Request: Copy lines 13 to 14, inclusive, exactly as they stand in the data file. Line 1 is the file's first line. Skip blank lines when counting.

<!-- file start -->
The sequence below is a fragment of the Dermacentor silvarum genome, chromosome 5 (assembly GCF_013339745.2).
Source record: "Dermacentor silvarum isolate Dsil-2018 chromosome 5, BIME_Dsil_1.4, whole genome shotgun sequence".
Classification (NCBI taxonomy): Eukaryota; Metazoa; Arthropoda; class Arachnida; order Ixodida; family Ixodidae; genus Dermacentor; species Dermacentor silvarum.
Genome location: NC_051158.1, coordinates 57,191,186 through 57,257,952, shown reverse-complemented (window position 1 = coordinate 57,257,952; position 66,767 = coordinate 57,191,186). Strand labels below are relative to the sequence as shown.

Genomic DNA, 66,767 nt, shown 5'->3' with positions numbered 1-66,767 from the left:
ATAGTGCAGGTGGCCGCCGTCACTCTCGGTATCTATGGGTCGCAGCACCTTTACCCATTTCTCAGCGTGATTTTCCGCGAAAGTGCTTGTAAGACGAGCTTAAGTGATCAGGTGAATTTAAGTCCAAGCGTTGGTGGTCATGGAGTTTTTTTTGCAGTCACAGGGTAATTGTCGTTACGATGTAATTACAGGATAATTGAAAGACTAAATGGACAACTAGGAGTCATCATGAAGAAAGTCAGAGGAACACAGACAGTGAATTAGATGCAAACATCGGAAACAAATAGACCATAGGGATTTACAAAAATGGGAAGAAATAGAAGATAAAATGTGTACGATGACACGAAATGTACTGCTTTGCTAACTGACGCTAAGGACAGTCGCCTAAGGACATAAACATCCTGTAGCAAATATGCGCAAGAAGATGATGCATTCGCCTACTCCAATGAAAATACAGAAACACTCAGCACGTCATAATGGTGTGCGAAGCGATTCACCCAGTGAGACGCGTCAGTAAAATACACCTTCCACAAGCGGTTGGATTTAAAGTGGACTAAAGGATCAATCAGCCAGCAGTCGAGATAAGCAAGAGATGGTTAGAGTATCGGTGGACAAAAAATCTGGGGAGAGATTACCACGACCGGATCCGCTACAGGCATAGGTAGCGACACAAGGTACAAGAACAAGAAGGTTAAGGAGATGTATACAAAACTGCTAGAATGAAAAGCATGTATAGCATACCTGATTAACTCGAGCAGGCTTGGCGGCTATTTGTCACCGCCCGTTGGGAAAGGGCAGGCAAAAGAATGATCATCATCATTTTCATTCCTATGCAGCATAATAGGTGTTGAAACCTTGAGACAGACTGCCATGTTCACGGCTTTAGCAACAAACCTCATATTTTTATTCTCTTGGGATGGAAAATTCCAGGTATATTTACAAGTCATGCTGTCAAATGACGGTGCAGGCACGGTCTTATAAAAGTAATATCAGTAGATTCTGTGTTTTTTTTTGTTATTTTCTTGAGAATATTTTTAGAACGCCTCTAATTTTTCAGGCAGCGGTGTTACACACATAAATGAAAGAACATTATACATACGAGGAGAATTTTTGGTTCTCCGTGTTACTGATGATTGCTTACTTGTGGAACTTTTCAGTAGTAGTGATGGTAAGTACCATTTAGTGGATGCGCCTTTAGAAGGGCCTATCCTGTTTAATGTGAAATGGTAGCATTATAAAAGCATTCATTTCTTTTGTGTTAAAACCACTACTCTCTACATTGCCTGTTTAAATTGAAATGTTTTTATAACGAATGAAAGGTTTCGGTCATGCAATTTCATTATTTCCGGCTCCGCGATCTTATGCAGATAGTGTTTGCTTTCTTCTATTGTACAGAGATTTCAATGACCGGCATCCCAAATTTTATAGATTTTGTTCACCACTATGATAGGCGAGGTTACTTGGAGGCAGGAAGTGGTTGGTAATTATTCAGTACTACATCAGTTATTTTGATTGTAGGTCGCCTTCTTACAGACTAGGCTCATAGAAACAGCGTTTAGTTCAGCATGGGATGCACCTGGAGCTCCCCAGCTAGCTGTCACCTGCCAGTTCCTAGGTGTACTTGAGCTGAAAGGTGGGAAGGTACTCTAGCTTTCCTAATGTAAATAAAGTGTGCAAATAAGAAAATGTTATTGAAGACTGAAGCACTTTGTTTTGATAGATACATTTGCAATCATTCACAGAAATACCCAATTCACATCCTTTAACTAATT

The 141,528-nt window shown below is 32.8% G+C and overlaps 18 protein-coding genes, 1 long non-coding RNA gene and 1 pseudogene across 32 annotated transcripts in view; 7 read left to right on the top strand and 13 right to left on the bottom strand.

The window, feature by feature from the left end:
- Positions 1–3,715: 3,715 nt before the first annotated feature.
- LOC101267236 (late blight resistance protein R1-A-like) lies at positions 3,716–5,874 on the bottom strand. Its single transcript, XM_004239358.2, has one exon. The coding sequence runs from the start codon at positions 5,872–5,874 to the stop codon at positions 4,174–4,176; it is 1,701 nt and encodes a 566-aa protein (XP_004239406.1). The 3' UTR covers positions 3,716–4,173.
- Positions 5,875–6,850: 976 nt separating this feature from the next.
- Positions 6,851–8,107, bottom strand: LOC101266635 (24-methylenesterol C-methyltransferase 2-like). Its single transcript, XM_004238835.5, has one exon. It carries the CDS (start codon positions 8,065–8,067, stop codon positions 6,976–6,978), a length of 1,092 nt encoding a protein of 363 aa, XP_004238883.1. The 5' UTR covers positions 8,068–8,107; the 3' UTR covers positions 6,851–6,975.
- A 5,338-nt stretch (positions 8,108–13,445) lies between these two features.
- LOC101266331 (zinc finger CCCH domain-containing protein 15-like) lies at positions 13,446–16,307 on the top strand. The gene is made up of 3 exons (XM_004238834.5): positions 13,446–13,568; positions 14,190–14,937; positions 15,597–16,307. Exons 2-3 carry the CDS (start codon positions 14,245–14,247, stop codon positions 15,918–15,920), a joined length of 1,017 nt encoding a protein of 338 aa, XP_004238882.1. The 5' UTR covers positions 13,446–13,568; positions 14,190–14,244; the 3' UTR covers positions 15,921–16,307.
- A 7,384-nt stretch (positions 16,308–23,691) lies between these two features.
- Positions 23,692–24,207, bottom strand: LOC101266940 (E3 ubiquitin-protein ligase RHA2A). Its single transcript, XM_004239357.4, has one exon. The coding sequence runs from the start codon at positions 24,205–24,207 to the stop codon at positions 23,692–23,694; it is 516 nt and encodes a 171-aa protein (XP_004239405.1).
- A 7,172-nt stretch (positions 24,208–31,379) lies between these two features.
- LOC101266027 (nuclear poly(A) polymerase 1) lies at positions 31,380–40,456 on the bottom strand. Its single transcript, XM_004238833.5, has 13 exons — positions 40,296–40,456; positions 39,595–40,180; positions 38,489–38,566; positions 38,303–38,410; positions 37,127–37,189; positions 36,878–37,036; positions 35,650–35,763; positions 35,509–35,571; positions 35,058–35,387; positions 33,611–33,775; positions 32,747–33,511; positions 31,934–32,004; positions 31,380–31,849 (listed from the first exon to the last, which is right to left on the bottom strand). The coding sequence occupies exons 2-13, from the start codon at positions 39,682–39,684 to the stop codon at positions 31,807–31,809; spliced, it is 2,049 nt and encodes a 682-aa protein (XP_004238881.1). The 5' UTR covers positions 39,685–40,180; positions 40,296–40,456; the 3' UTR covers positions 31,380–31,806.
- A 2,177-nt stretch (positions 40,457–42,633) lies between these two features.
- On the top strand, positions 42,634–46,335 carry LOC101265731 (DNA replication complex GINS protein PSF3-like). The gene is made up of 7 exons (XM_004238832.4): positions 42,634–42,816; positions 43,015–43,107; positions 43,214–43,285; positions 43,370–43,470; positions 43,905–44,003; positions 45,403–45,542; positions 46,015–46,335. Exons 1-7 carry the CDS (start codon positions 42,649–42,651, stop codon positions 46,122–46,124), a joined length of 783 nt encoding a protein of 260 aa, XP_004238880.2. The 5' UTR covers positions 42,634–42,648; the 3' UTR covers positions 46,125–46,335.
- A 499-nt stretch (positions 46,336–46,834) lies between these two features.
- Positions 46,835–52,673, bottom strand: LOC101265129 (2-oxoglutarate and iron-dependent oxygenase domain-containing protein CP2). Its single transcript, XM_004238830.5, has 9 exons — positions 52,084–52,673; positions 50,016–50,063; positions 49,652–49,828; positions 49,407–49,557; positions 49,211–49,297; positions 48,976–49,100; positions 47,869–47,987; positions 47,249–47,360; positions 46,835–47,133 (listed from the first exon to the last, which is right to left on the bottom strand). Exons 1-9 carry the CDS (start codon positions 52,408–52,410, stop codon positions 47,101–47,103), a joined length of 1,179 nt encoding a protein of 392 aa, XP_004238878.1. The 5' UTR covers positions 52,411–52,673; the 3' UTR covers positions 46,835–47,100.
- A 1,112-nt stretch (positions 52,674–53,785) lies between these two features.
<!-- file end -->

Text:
- A 5,338-nt stretch (positions 8,108–13,445) lies between these two features.
- LOC101266331 (zinc finger CCCH domain-containing protein 15-like) lies at positions 13,446–16,307 on the top strand. The gene is made up of 3 exons (XM_004238834.5): positions 13,446–13,568; positions 14,190–14,937; positions 15,597–16,307. Exons 2-3 carry the CDS (start codon positions 14,245–14,247, stop codon positions 15,918–15,920), a joined length of 1,017 nt encoding a protein of 338 aa, XP_004238882.1. The 5' UTR covers positions 13,446–13,568; positions 14,190–14,244; the 3' UTR covers positions 15,921–16,307.